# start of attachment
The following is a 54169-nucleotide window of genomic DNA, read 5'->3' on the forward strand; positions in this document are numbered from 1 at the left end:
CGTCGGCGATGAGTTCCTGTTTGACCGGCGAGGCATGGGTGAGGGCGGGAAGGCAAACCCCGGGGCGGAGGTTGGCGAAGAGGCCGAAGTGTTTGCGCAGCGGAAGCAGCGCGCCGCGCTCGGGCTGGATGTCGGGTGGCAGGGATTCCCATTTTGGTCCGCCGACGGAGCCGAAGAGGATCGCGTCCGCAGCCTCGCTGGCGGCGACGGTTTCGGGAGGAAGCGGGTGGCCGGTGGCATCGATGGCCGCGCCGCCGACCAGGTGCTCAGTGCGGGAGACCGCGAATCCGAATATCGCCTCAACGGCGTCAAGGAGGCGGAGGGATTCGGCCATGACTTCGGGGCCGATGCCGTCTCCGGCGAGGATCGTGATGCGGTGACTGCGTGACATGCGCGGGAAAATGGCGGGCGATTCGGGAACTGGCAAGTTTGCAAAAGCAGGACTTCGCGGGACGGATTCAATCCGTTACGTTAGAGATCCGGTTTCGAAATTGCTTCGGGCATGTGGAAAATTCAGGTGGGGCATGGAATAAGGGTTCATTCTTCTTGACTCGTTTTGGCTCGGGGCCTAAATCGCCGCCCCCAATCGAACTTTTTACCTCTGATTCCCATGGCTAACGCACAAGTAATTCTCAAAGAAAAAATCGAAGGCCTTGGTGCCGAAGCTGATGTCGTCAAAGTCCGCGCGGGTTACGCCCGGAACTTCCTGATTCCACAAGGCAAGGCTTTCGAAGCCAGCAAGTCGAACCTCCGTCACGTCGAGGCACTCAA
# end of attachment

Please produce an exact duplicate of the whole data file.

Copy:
The following is a 54169-nucleotide window of genomic DNA, read 5'->3' on the forward strand; positions in this document are numbered from 1 at the left end:
CGTCGGCGATGAGTTCCTGTTTGACCGGCGAGGCATGGGTGAGGGCGGGAAGGCAAACCCCGGGGCGGAGGTTGGCGAAGAGGCCGAAGTGTTTGCGCAGCGGAAGCAGCGCGCCGCGCTCGGGCTGGATGTCGGGTGGCAGGGATTCCCATTTTGGTCCGCCGACGGAGCCGAAGAGGATCGCGTCCGCAGCCTCGCTGGCGGCGACGGTTTCGGGAGGAAGCGGGTGGCCGGTGGCATCGATGGCCGCGCCGCCGACCAGGTGCTCAGTGCGGGAGACCGCGAATCCGAATATCGCCTCAACGGCGTCAAGGAGGCGGAGGGATTCGGCCATGACTTCGGGGCCGATGCCGTCTCCGGCGAGGATCGTGATGCGGTGACTGCGTGACATGCGCGGGAAAATGGCGGGCGATTCGGGAACTGGCAAGTTTGCAAAAGCAGGACTTCGCGGGACGGATTCAATCCGTTACGTTAGAGATCCGGTTTCGAAATTGCTTCGGGCATGTGGAAAATTCAGGTGGGGCATGGAATAAGGGTTCATTCTTCTTGACTCGTTTTGGCTCGGGGCCTAAATCGCCGCCCCCAATCGAACTTTTTACCTCTGATTCCCATGGCTAACGCACAAGTAATTCTCAAAGAAAAAATCGAAGGCCTTGGTGCCGAAGCTGATGTCGTCAAAGTCCGCGCGGGTTACGCCCGGAACTTCCTGATTCCACAAGGCAAGGCTTTCGAAGCCAGCAAGTCGAACCTCCGTCACGTCGAGGCACTCAA